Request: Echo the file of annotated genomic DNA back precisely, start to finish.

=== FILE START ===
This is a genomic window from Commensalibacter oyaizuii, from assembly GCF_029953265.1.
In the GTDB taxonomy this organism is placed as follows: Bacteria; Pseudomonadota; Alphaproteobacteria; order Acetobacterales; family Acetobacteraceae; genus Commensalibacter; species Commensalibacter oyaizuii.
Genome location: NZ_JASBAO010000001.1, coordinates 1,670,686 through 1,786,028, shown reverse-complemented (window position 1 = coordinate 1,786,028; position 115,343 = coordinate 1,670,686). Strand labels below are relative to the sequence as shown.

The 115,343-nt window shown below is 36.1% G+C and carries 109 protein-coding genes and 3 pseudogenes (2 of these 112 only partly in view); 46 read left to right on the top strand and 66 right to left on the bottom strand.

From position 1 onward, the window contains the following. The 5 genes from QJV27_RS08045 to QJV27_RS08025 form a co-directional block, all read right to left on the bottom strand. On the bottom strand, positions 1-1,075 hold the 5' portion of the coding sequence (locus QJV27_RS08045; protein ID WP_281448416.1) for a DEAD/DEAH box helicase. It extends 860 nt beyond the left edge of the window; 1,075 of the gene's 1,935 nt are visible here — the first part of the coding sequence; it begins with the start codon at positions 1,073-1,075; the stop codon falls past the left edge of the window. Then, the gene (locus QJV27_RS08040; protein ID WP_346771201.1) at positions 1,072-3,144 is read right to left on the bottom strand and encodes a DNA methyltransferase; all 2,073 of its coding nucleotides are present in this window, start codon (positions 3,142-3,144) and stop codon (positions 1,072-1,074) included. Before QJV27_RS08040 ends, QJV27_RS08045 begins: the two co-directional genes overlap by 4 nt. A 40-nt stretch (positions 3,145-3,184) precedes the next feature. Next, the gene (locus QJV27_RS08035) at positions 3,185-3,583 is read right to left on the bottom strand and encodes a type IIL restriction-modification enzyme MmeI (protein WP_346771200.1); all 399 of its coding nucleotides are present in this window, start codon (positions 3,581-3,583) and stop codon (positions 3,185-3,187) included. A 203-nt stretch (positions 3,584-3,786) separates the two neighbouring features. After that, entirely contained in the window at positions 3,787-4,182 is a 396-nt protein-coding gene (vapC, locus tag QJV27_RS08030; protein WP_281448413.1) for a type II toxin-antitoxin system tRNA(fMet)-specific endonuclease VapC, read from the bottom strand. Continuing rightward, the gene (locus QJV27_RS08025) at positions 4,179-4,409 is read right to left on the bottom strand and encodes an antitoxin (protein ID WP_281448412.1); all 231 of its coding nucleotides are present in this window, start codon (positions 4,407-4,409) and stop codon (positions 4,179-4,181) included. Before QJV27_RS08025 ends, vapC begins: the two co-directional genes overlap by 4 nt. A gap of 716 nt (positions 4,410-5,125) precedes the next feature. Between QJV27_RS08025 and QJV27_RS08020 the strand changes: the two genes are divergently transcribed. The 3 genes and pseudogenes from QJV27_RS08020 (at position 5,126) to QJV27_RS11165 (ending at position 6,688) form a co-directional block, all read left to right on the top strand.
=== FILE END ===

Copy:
This is a genomic window from Commensalibacter oyaizuii, from assembly GCF_029953265.1.
In the GTDB taxonomy this organism is placed as follows: Bacteria; Pseudomonadota; Alphaproteobacteria; order Acetobacterales; family Acetobacteraceae; genus Commensalibacter; species Commensalibacter oyaizuii.
Genome location: NZ_JASBAO010000001.1, coordinates 1,670,686 through 1,786,028, shown reverse-complemented (window position 1 = coordinate 1,786,028; position 115,343 = coordinate 1,670,686). Strand labels below are relative to the sequence as shown.

The 115,343-nt window shown below is 36.1% G+C and carries 109 protein-coding genes and 3 pseudogenes (2 of these 112 only partly in view); 46 read left to right on the top strand and 66 right to left on the bottom strand.

From position 1 onward, the window contains the following. The 5 genes from QJV27_RS08045 to QJV27_RS08025 form a co-directional block, all read right to left on the bottom strand. On the bottom strand, positions 1-1,075 hold the 5' portion of the coding sequence (locus QJV27_RS08045; protein ID WP_281448416.1) for a DEAD/DEAH box helicase. It extends 860 nt beyond the left edge of the window; 1,075 of the gene's 1,935 nt are visible here — the first part of the coding sequence; it begins with the start codon at positions 1,073-1,075; the stop codon falls past the left edge of the window. Then, the gene (locus QJV27_RS08040; protein ID WP_346771201.1) at positions 1,072-3,144 is read right to left on the bottom strand and encodes a DNA methyltransferase; all 2,073 of its coding nucleotides are present in this window, start codon (positions 3,142-3,144) and stop codon (positions 1,072-1,074) included. Before QJV27_RS08040 ends, QJV27_RS08045 begins: the two co-directional genes overlap by 4 nt. A 40-nt stretch (positions 3,145-3,184) precedes the next feature. Next, the gene (locus QJV27_RS08035) at positions 3,185-3,583 is read right to left on the bottom strand and encodes a type IIL restriction-modification enzyme MmeI (protein WP_346771200.1); all 399 of its coding nucleotides are present in this window, start codon (positions 3,581-3,583) and stop codon (positions 3,185-3,187) included. A 203-nt stretch (positions 3,584-3,786) separates the two neighbouring features. After that, entirely contained in the window at positions 3,787-4,182 is a 396-nt protein-coding gene (vapC, locus tag QJV27_RS08030; protein WP_281448413.1) for a type II toxin-antitoxin system tRNA(fMet)-specific endonuclease VapC, read from the bottom strand. Continuing rightward, the gene (locus QJV27_RS08025) at positions 4,179-4,409 is read right to left on the bottom strand and encodes an antitoxin (protein ID WP_281448412.1); all 231 of its coding nucleotides are present in this window, start codon (positions 4,407-4,409) and stop codon (positions 4,179-4,181) included. Before QJV27_RS08025 ends, vapC begins: the two co-directional genes overlap by 4 nt. A gap of 716 nt (positions 4,410-5,125) precedes the next feature. Between QJV27_RS08025 and QJV27_RS08020 the strand changes: the two genes are divergently transcribed. The 3 genes and pseudogenes from QJV27_RS08020 (at position 5,126) to QJV27_RS11165 (ending at position 6,688) form a co-directional block, all read left to right on the top strand.